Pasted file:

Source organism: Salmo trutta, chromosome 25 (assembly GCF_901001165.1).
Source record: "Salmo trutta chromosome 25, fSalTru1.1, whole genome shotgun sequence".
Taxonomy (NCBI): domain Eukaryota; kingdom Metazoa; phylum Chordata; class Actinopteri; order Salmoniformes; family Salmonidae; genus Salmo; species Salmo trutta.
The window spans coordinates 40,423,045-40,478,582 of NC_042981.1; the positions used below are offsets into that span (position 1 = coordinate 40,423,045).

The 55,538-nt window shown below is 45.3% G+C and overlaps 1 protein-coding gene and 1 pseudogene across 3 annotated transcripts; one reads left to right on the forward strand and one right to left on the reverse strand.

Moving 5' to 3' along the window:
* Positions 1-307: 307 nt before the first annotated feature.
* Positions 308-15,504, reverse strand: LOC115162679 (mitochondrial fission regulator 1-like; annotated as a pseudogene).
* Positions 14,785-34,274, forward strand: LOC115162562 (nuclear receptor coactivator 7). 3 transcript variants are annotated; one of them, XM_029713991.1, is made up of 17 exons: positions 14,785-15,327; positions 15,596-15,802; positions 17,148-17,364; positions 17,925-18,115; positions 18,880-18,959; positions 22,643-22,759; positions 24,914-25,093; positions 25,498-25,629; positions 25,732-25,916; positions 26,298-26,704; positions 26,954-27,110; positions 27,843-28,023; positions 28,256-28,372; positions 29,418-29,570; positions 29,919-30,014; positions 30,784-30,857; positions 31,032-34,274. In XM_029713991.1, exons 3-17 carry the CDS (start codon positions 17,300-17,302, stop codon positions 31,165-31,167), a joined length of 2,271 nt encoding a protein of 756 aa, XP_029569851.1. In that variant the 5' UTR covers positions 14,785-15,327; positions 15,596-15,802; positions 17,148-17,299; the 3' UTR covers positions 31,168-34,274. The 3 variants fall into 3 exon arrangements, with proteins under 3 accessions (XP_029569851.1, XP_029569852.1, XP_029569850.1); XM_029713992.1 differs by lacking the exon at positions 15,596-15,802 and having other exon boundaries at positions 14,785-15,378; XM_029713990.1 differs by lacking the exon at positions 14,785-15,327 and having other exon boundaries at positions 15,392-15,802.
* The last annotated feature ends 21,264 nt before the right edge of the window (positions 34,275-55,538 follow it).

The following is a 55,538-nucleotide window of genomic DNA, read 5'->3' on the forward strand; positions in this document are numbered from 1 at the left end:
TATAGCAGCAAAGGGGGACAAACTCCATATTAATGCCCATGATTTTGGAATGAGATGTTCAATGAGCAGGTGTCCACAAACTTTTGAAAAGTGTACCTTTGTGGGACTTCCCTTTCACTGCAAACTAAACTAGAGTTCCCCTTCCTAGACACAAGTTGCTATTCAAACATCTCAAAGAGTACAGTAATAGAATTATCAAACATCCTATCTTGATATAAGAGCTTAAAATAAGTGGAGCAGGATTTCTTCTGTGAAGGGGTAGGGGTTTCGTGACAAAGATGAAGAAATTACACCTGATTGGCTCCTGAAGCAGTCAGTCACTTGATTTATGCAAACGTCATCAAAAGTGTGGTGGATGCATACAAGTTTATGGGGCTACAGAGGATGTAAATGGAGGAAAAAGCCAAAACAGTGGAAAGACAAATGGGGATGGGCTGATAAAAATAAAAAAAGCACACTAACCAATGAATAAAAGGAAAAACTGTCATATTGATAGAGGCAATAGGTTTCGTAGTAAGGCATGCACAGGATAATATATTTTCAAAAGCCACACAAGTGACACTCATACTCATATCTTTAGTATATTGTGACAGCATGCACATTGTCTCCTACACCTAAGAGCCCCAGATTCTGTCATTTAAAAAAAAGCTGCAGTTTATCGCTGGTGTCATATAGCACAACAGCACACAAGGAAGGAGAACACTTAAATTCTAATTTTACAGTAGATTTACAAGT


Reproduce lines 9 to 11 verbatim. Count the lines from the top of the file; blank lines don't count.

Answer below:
* Positions 14,785-34,274, forward strand: LOC115162562 (nuclear receptor coactivator 7). 3 transcript variants are annotated; one of them, XM_029713991.1, is made up of 17 exons: positions 14,785-15,327; positions 15,596-15,802; positions 17,148-17,364; positions 17,925-18,115; positions 18,880-18,959; positions 22,643-22,759; positions 24,914-25,093; positions 25,498-25,629; positions 25,732-25,916; positions 26,298-26,704; positions 26,954-27,110; positions 27,843-28,023; positions 28,256-28,372; positions 29,418-29,570; positions 29,919-30,014; positions 30,784-30,857; positions 31,032-34,274. In XM_029713991.1, exons 3-17 carry the CDS (start codon positions 17,300-17,302, stop codon positions 31,165-31,167), a joined length of 2,271 nt encoding a protein of 756 aa, XP_029569851.1. In that variant the 5' UTR covers positions 14,785-15,327; positions 15,596-15,802; positions 17,148-17,299; the 3' UTR covers positions 31,168-34,274. The 3 variants fall into 3 exon arrangements, with proteins under 3 accessions (XP_029569851.1, XP_029569852.1, XP_029569850.1); XM_029713992.1 differs by lacking the exon at positions 15,596-15,802 and having other exon boundaries at positions 14,785-15,378; XM_029713990.1 differs by lacking the exon at positions 14,785-15,327 and having other exon boundaries at positions 15,392-15,802.
* The last annotated feature ends 21,264 nt before the right edge of the window (positions 34,275-55,538 follow it).

The following is a 55,538-nucleotide window of genomic DNA, read 5'->3' on the forward strand; positions in this document are numbered from 1 at the left end: